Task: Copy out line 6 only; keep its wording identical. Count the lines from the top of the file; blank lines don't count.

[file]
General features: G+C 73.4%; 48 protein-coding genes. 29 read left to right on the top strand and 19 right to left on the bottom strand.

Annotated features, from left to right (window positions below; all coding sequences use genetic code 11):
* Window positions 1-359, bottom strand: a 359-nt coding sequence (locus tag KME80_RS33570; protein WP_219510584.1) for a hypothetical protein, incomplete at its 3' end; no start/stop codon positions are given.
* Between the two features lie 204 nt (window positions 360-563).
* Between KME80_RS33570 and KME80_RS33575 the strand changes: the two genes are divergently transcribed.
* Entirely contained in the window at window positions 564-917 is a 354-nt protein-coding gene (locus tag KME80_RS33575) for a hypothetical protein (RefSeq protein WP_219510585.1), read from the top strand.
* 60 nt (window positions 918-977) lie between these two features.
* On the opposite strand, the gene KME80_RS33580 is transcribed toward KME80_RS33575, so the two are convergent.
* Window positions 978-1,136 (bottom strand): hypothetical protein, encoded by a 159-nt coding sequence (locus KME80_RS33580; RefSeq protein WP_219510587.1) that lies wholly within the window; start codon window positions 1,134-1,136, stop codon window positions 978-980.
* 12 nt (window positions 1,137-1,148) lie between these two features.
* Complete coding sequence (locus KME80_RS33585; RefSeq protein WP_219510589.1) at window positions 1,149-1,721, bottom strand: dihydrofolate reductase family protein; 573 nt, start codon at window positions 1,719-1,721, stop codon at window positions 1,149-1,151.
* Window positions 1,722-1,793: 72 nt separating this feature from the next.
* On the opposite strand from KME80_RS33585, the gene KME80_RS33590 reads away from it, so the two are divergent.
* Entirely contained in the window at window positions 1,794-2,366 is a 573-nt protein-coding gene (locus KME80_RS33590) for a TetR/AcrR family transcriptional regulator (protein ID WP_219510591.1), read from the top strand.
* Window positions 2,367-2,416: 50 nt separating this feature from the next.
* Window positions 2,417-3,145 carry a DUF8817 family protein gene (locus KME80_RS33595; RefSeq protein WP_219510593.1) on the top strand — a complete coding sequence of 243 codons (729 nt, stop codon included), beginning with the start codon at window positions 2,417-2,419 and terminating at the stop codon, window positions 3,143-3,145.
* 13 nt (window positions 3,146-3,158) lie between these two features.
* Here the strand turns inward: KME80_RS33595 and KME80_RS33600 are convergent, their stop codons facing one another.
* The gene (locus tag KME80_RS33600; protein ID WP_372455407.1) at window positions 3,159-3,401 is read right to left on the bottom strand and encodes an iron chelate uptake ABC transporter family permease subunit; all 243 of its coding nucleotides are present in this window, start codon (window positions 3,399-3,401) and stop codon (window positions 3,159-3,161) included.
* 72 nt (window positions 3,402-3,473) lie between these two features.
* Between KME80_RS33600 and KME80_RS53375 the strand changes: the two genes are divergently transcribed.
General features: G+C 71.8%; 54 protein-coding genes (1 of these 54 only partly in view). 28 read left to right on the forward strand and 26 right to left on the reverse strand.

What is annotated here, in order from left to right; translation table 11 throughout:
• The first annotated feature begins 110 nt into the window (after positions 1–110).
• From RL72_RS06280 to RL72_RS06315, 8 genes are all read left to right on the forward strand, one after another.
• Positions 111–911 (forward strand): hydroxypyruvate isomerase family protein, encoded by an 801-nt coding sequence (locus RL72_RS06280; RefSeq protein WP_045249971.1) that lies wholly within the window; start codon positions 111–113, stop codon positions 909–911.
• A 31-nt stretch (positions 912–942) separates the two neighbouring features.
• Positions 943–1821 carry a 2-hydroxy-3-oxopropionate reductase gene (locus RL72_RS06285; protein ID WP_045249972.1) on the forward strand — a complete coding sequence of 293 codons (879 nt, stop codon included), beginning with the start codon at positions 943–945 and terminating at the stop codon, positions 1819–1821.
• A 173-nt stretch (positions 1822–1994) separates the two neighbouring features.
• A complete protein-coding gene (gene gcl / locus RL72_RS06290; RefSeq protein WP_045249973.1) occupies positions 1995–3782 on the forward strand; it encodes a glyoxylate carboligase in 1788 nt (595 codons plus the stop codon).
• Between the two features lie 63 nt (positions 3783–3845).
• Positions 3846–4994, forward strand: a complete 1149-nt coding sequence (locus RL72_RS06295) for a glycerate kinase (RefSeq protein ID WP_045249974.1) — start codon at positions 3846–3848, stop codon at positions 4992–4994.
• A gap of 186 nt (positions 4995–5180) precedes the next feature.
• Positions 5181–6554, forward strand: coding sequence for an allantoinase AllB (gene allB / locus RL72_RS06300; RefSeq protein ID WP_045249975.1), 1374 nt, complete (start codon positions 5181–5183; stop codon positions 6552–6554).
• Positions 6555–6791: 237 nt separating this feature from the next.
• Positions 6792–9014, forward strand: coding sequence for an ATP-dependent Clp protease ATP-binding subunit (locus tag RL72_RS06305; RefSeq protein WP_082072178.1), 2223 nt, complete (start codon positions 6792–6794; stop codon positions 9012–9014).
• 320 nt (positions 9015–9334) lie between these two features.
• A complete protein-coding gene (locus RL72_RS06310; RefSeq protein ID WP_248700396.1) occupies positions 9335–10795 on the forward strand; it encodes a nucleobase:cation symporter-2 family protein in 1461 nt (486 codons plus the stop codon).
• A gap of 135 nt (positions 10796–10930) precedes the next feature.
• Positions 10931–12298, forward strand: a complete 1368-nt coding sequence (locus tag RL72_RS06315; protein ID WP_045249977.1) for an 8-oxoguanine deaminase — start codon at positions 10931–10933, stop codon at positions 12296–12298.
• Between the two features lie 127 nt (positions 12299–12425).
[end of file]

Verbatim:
* Entirely contained in the window at window positions 564-917 is a 354-nt protein-coding gene (locus tag KME80_RS33575) for a hypothetical protein (RefSeq protein WP_219510585.1), read from the top strand.